Punk and hardcore fanzines in the Netherlands: an overview.
Ever since the late ‘70’s/early ‘80’s, people in the punk- and hardcore movement have been involved in making fanzines. The fanzine culture is a culture which is well developed in this scene since people, especially in the early days, had a pro-active attitude towards experiencing punk/hardcore by playing in a band, organising shows, squatting and making fanzines. Not just hanging around at shows “because it’s a cool place to be”.
DIY to the bone
The traditional gap between artist and audience has never really existed in the punk/hardcore scene. That’s why artists were easy to approach and interviews or features were easier written than in conventional journalism. The DIY (Do It Yourself) ethics of the punkscene, from which the fanzines bloomed, are traceable in the zines themselves. This goes from lay-out (cut and paste, xeroxed, black and white copies), to fonts, pictures, interviews, columns, features and reviews, often written by unexperienced but enthousiastic kids, wanting to contribute to the punk/hardcore community. It was, however, not only the music, bands or artists that were subject to these fanzines.
The look, the shape and the lyrics
Some zines originated as musical zines, but slowly (or sometimes quickly) evolved into political, religious or lifestyle zines with music as a common denominator, but with totally different angles concerning the content of the zines. The lack of restrictions and editors made it possible for fanzines to evolve into numerous shapes and sizes. From the common, staples, xeroxed, black-and-white, cut-and-past zine to heavy weight paper, handwritten and tied-together-with-a-piece-of-rope zine and everything in between. Articles, features, interviews and reviews did not have to follow the rules of journalism and therefore show great pluriformity and unconventionality.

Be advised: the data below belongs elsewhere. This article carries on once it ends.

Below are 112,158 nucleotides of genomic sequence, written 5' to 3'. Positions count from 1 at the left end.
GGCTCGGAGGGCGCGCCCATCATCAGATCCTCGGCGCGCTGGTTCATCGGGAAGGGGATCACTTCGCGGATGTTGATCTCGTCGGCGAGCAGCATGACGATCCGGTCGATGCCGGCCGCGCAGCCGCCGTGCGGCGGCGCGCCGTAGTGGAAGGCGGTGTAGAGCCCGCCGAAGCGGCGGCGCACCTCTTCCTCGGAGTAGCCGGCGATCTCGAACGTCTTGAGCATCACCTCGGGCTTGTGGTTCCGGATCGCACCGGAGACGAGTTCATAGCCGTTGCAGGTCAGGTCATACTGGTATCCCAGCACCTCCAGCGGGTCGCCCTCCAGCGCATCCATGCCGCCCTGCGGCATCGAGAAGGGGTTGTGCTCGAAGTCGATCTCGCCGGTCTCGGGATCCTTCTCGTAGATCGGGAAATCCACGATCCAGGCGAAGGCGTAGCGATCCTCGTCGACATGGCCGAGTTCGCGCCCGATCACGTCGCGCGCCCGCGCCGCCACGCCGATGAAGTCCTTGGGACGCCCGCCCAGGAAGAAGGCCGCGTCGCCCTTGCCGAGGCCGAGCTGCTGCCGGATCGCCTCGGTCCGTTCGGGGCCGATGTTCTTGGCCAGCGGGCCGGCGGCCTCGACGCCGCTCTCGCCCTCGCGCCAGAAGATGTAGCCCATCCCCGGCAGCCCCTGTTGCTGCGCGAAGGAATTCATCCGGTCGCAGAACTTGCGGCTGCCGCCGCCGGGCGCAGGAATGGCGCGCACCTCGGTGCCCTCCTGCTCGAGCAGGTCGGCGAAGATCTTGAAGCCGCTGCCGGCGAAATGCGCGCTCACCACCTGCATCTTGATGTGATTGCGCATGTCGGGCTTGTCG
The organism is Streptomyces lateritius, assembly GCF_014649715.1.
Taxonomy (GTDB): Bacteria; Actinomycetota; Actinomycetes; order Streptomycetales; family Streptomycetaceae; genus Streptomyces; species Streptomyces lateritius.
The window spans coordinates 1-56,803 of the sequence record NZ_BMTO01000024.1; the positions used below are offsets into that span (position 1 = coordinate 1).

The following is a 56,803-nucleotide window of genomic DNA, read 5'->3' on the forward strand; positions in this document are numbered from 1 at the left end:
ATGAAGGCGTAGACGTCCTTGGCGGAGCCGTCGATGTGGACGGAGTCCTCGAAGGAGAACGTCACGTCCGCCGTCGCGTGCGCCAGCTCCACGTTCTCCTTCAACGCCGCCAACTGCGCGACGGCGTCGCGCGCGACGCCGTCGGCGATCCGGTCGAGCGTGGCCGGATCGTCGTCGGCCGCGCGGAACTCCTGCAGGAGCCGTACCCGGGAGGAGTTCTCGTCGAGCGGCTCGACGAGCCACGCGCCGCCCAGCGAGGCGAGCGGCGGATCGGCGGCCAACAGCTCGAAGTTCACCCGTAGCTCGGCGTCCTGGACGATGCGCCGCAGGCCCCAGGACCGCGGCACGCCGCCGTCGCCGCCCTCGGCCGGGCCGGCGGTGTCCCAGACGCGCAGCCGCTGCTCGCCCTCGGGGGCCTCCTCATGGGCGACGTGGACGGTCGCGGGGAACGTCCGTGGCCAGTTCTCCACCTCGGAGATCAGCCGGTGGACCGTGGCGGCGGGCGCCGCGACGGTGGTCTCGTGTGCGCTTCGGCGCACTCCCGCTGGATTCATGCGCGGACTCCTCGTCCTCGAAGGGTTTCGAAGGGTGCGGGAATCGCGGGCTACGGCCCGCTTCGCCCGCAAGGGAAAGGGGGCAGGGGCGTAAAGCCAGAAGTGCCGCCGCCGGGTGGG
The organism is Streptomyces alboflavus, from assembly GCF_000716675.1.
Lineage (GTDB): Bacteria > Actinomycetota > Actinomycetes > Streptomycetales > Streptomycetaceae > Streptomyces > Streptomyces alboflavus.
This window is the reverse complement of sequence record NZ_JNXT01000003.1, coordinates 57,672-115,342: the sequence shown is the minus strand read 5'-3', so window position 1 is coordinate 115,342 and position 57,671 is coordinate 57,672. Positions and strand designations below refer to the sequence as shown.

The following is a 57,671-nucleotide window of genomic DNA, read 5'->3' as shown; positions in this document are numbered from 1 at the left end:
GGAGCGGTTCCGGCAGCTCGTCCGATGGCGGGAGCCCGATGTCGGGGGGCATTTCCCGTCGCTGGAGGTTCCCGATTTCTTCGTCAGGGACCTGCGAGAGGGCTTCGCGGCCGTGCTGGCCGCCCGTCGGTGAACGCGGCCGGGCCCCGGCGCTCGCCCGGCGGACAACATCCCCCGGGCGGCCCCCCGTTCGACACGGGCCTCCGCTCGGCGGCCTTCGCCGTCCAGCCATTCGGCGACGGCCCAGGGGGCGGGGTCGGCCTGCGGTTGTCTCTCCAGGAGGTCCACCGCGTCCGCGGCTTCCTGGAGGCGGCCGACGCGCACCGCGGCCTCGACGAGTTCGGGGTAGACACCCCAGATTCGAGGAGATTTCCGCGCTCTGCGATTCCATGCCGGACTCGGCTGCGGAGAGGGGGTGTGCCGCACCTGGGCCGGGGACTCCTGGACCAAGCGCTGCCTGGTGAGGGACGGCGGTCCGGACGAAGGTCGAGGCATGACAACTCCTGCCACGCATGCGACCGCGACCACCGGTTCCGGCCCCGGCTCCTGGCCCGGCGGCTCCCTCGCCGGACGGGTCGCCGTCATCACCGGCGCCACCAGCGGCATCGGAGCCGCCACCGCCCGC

Influence of mainstream media
The pro-active attitude of some (often young) fanzine makers already indicated an interest in journalism, graphic design and writing. Therefore it’s not very surprising that a lot of these makers have become professionals. The influence of these zines is nowadays still traceable in mainstream media, fashion and journalism (for example commercials, magazine layout, fonts, clothing design, etc.).
“Punk and hardcore fanzines in the Netherlands: an overview” is based on the punk- and hardcore fanzines community, mainly focussing on the Netherlands, but also with some international input. The exposition is roughly devided into 3 main subjects.
First of all, a chronological overview of zines will be presented. About 45 covers of zines, starting in 1978 and ranging untill 2007, will be exhibited. Each zine will be briefly described, giving an overview about the author(s), style, impact, etc. In this chronology, some crucial or influential zines are displayed (e.g. Value of Strength #4, Anti Matter, Koekrant, Second Nature).
The second subject will be theme showcases, where zines, arranged on a theme (for example vegan zines, krishna zines, emo-zines, etc.), will be displayed. Some of the characteristic tools of making zines will be displayed as well.
The third subject on which the exposition focuses is the influence of zines on the mainstream media.
Besides these three main subjects, there will be a reading table where zines from the last 20 years can be read. There will also be a work station with typewriter, markers, glue, scissors, paper, and copier, where you can create your own zine. DIY ‘till you die!
The exposition “Punk and hardcore fanzines in the Netherlands: an overview”” will be opened on Sunday, september 16th. One of the composers of the exposition, Dutch punk oldtimer Jos Houtveen of Seein Red/Lärm fame, will present the first issue of his new zine “Pandemonium”. Furthermore, there will be a little discussion forum on the subject and a DJ will play some cool punk- and hardcore tunes. Of course, some free drinks are included as well! The exposition will run from September 16th untill september 30th in Museum Het Scryption, Spoorlaan 434a, 5038 CH, Tilburg. For more info, check www.scryption.nl.
The opening of the exposition is also the first activity of the annual ZXZW festival.